Also related to this issue is the Board's decision not to extent to brokers and dealers the Form 3 requirement for issuer auditors to report to the PCAOB any instances in which the firm has withdrawn its audit report for an issuer. Because requiring this notification would go beyond current SEC requirements. The Board noted, however, that it may revisit this issue in connection with the consideration and adoption of a permanent inspection program.
I would also like to comment on the effective date for the amendments. As explained in the release, if approved by the SEC, the amendments we adopt today will take effect as follows:
The June 1, 2014 effective date for the PCAOB rule amendments coincides with the effective dates for the SEC's recent amendments to Rule 17a-5, and, if approved, the PCAOB's new attestation standards for the audits of brokers and dealers. This should allow auditors sufficient time to understand and then simultaneously incorporate into their processes many of the new requirements related to broker-dealer audits. With respect to the Form 2 filing, the Board has determined to delay the implementation of those requirements to April 1, 2015, in order to allow audit firms more time to begin to compile relevant information and to allow the Board sufficient time to implement necessary changes in its information technology systems. The first time firms would have to provide broker-dealer information in the amended Form 2, then, would be on or before June 30, 2015 — the usual annual deadline for the filing of the firm's annual PCAOB reports — with respect to information for the 12 months preceding March 31, 2015.
Finally, although not directly relevant to the amendments proposed by the Board last year or adopted today, I would like to comment briefly on PCAOB Rule 5102 and the Board's current practice of not allowing accounting experts employed by the firm under investigation to be present during testimony of the partners or employees of that firm. In response to a general request for other comments, several audit firms and the Center for Audit Quality advocated for a change in this practice, arguing that not allowing such experts to consult with counsel for the respondent during testimony is unfair to respondents and inconsistent with the SEC's investigative practices. The Board is deferring action on this issue today, but we anticipate discussing this issue with our staff in more detail and will consider carefully whether any changes are warranted. Providing fairness and due process in connection with our enforcement investigations and proceedings is paramount, and we take seriously any concerns expressed that our conduct is contrary to this fundamental principle.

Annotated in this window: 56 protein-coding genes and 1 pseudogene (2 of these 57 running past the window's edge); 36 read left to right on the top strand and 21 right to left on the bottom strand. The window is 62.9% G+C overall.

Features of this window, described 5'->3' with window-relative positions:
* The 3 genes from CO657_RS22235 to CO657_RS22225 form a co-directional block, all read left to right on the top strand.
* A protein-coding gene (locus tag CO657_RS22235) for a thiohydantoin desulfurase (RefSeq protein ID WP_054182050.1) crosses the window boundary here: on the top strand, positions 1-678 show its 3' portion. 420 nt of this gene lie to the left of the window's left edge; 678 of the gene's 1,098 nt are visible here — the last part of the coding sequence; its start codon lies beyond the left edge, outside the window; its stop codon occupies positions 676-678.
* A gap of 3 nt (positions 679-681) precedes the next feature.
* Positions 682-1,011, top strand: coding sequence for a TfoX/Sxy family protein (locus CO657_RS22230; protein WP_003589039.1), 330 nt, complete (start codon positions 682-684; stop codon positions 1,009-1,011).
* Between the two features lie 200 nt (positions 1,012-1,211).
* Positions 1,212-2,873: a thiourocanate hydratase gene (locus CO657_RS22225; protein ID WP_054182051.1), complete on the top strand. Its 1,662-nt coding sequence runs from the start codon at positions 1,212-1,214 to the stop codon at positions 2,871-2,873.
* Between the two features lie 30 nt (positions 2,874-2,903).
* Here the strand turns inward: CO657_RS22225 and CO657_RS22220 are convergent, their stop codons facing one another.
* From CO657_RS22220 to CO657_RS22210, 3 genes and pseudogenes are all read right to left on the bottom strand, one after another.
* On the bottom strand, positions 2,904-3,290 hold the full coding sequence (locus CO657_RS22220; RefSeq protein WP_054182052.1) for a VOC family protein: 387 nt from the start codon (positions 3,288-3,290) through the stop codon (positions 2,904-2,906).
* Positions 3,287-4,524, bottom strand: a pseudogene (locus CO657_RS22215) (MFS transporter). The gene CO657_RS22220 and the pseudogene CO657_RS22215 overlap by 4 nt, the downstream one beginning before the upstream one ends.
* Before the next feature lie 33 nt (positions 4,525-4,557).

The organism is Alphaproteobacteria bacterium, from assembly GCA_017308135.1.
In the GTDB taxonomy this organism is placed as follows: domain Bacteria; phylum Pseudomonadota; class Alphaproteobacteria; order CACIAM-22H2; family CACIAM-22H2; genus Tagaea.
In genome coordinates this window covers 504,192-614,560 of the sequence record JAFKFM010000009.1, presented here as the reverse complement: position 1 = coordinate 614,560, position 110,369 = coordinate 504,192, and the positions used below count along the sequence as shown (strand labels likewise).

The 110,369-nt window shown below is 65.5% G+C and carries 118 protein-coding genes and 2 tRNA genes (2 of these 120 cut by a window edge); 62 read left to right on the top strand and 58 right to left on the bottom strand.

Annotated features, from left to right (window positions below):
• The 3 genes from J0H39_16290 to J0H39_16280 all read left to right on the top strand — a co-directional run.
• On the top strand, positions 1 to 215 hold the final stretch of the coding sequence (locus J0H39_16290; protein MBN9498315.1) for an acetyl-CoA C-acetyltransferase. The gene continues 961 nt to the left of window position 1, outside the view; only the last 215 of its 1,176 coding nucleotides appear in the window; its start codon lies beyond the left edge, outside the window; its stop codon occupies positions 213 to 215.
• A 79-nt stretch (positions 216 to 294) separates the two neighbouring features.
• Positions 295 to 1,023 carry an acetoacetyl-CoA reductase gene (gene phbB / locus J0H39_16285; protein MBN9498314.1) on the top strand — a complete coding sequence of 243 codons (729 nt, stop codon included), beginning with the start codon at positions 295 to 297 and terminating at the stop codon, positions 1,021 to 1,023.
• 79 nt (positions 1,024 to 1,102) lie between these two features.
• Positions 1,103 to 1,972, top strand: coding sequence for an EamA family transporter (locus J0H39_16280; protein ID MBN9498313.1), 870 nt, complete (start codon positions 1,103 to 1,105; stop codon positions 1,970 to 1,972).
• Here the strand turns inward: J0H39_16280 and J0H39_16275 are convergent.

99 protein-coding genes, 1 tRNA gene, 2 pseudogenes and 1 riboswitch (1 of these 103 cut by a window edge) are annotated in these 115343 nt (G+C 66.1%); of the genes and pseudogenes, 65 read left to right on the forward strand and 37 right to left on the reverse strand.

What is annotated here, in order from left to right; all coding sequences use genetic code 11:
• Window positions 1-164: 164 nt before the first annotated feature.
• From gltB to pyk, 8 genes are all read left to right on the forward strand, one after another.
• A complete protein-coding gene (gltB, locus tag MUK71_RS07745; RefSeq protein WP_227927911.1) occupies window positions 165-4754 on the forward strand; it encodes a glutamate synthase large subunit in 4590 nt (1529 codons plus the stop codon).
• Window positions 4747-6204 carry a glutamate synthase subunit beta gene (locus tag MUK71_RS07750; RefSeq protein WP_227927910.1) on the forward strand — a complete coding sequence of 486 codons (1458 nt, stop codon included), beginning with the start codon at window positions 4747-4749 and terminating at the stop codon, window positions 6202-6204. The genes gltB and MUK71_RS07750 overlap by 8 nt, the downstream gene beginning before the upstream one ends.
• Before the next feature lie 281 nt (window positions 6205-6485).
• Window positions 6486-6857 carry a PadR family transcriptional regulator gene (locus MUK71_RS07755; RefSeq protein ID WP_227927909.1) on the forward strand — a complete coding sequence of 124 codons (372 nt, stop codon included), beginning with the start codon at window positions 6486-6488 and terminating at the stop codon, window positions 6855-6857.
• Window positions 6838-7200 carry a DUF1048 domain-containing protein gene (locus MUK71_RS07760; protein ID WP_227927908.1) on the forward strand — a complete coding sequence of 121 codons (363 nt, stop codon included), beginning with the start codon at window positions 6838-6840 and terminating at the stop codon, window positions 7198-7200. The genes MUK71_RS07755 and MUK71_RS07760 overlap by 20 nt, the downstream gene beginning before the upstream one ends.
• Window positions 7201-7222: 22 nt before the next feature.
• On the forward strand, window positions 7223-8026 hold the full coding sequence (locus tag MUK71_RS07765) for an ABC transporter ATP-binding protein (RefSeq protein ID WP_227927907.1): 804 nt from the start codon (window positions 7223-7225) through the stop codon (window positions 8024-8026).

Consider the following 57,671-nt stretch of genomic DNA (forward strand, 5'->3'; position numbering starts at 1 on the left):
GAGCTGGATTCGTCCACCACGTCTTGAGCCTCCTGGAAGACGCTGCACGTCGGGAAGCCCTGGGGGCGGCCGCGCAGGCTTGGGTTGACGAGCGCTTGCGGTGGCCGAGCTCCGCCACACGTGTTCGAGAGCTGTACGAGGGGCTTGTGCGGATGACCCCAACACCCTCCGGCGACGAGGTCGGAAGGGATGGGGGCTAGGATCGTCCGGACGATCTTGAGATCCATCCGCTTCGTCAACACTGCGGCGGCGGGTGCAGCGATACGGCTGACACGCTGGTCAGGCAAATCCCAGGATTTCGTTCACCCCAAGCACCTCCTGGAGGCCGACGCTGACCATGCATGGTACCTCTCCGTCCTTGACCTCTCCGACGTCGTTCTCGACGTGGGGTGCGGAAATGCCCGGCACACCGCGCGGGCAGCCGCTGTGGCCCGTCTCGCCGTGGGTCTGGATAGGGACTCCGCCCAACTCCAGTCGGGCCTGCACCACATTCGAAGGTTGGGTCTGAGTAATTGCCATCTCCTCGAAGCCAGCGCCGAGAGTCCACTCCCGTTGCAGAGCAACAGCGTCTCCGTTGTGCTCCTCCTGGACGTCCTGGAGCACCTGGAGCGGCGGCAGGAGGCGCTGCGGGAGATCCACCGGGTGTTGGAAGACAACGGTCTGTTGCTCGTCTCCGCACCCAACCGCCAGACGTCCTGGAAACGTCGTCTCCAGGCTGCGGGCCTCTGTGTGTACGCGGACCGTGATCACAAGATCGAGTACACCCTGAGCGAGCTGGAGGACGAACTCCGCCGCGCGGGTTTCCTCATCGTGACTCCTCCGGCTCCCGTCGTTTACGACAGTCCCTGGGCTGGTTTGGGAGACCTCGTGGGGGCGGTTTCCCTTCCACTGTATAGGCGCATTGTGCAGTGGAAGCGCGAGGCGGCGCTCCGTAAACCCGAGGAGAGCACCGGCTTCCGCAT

In closing, I would like to add my appreciation to that already expressed by my fellow Board members for the hard work on this project by members of the Office of General Counsel, particularly Nancy Doty and Vince Meehan, as well as the assistance of the Office of the Chief Auditor. The staff spent countless hours checking, revising and re-checking the many detailed provisions that make up this project, and we appreciate their efforts. As usual, we also appreciate the input of the staff at the SEC who provided their perspectives.